A. ARTICLE 18 OF THE INDIAN CONSTITUTION:
1. Abolition of titles:
(1) No title, not being a military or academic distinction, shall be conferred by the State.
(2) No citizen of India shall accept any title from any foreign State.
(3) No person who is not a citizen of India shall, while he holds any office of profit or trust under the State, accept without the consent of the President any title from any foreign State.
(4) No person holding any office of profit or trust under the State shall, without the consent of the President, accept any present, emolument, or office of any kind from or under any foreign State.
Article 18(1) abolishes all titles. It prohibits the State to confer titles on anybody whether a citizen or a non-citizen. Military and academic distinctions are, however, exempted from the prohibition. Thus, a university can give title or honor on a man of merit. Clause (2) prohibits a citizen of India from accepting any title from any foreign State. Clause (3) prohibits a person not being a citizen of India, but holding any office of profit or trust under the State, from accepting any title from any foreign State without the consent of the President. Clause (4) provides that no person citizen or non citizen holding any office of profit or trust, shall, without consent of the President, accept any present or emolument or office of any kind from or under any foreign State.. Clauses (3) and (4) have been added to ensure that a non-citizen should remain loyal to the State i.e. do not commit the breach of trust reposed in him.
A ‘title’ is something that hangs to one’s name, as an appendage (either prefix or suffix e.g. Sir, Nawab, Maharaja, etc.). A democracy should not create titles and titular glories. This will go against the realization of social equality.
However, the recent conferment of titles of “Bharat Ratna”, “Padma Vibhushan”, “Padma Shri”, etc. (introduced in 1954) are said to be not prohibited under Article 18 as they merely denote State recognition of good work by citizens in the various fields of activity. It may be noted that Article 18 does not secure any fundamental right but imposes a restriction on executive and legislative power. Further, conferring of titles offended against the fundamental principle of equality of all citizens guaranteed by Article 14.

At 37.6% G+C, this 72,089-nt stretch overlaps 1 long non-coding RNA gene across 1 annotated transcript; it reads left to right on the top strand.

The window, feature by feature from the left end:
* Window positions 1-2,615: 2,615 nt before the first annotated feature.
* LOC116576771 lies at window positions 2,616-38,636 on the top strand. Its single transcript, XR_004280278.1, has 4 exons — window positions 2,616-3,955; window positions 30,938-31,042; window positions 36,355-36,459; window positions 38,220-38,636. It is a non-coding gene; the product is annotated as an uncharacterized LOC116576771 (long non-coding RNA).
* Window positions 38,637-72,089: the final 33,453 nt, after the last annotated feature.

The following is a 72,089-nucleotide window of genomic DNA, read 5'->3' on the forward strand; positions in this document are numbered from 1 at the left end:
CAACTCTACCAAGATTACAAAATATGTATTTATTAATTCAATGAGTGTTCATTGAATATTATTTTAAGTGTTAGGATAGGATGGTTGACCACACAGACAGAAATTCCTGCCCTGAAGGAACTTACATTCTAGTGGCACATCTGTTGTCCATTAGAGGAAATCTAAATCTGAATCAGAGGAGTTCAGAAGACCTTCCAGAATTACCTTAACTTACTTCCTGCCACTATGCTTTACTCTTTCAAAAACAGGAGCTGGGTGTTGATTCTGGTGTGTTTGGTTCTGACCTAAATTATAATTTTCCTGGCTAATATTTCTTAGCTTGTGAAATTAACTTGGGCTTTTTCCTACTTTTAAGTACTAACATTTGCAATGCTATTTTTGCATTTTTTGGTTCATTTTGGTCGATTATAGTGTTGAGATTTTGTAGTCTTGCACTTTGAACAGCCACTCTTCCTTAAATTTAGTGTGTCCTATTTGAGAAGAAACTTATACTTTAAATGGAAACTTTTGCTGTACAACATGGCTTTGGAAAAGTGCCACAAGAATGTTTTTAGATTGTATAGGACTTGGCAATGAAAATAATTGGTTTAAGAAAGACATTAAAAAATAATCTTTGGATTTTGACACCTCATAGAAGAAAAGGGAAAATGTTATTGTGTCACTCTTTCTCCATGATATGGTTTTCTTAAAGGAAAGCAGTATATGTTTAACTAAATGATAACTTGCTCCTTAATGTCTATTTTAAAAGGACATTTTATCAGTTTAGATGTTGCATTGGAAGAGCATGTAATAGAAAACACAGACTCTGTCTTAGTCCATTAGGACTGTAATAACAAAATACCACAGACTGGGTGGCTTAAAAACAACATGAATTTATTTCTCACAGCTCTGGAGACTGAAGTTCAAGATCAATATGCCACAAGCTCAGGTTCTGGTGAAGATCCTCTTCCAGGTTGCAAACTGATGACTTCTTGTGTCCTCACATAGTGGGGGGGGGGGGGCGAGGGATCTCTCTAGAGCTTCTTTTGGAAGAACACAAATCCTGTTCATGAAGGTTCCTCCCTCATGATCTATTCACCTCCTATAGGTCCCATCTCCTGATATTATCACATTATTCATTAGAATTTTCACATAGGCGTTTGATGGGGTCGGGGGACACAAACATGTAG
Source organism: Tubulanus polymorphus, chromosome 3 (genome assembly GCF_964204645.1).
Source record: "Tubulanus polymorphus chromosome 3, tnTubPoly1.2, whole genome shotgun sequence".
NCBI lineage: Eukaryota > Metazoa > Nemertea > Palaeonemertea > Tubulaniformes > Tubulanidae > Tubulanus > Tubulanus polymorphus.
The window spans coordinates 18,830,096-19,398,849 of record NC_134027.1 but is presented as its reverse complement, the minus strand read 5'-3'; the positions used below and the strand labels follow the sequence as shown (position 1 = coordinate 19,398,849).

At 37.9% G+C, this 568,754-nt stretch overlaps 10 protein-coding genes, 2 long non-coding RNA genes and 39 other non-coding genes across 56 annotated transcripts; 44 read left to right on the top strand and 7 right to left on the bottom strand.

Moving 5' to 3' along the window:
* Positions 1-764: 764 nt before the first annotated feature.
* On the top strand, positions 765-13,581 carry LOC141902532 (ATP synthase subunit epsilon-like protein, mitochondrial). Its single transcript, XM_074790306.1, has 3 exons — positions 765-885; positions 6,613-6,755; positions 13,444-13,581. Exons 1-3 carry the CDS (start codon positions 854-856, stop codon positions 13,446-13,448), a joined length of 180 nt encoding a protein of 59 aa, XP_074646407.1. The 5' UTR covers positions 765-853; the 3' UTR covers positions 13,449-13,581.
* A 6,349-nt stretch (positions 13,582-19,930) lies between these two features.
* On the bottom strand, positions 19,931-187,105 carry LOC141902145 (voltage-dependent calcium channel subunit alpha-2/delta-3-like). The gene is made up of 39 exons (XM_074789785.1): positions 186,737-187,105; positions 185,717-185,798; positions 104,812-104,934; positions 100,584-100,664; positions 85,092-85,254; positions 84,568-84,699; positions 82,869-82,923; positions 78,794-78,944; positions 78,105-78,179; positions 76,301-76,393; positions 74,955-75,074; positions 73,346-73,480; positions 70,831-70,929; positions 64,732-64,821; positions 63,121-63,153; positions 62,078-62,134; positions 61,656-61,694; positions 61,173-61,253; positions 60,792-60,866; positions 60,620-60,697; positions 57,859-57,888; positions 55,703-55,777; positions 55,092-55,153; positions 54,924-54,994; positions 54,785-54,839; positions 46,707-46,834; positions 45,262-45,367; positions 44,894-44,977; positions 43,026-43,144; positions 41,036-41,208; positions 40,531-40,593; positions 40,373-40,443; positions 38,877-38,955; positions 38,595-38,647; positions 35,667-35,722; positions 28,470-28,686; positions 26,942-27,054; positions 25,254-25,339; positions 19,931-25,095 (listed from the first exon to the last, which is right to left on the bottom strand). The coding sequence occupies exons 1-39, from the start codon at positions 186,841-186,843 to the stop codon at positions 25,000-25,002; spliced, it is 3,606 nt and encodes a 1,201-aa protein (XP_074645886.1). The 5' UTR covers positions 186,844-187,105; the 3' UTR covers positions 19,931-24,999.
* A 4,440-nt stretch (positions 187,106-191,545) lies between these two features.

B. LANDMARK CASE:
In Balaji Raghavan vs UOI, the Supreme Court upheld the validity of civilian honors but criticized the government for not exercising restraint in awarding these. It held that the national awards were not meant to be used as titles and those who have done so should forfeit the award. In this case, the petitioners challenged the conferment of the awards on the ground that it was violative of Article 18(1). They were of the view that the word ‘title’ should be given the widest possible meaning and amplitude in order to give effect to the legislative intent since the only exception to this rule has been carved out in respect of military and academic distinctions. The contention of the Union government (Respondents) was that since the national awards are not titles of nobility and are not to be used as suffixes or prefixes, they are not prohibited by Article 18. Further, almost every country in the world follows the practice of conferring awards for meritorious services rendered by its citizens.
The court observed that during British rule, power to confer titles was being abused for imperialistic purposes and for corrupting public life. In recent years, the conferment of these awards without any firm guidelines and fool-proof method of selection is bound to breed nepotism, favoritism, patronage and even corruption. Thus, an extremely high standard should be prescribed for those awards and the total number of such awards should not exceed 50 every year. “The exercise of such restraint is absolutely necessary to safeguard the importance of these awards”, said Justice Ahmadi. To curb the misuse of this power, the court suggested that a high level committee may be appointed by the Prime Minister in consultation with the President who will ensure that only deserving persons bestowed the decorations. Justice Kuldip Singh in his separate but concurring judgment suggested that the committee may include the Speaker of Lok Sabha, the Chief Justice of India and the leader of the Opposition in the Lok Sabha.
Subsequent to this decision, the Union Government appointed a ‘High Level Review Committee: chaired by the Vice-President, to go into the existing guidelines and fix the criteria for the selection of persons for ‘Padma awards’ so that it would enhance respect for these awards. This Committee suggested the setting up of State-level Committees to forward recommendations to the Centre. The recommended names are to be reviewed by the Centre, by a Committee including the Cabinet Secretary, the Home Secretary and Secretary to the President of India. Thereafter, the finalized names are to be submitted to the Prime Minister’s office and finally sent to the President. There are no guidelines for ‘Bharat Ratna’ awards.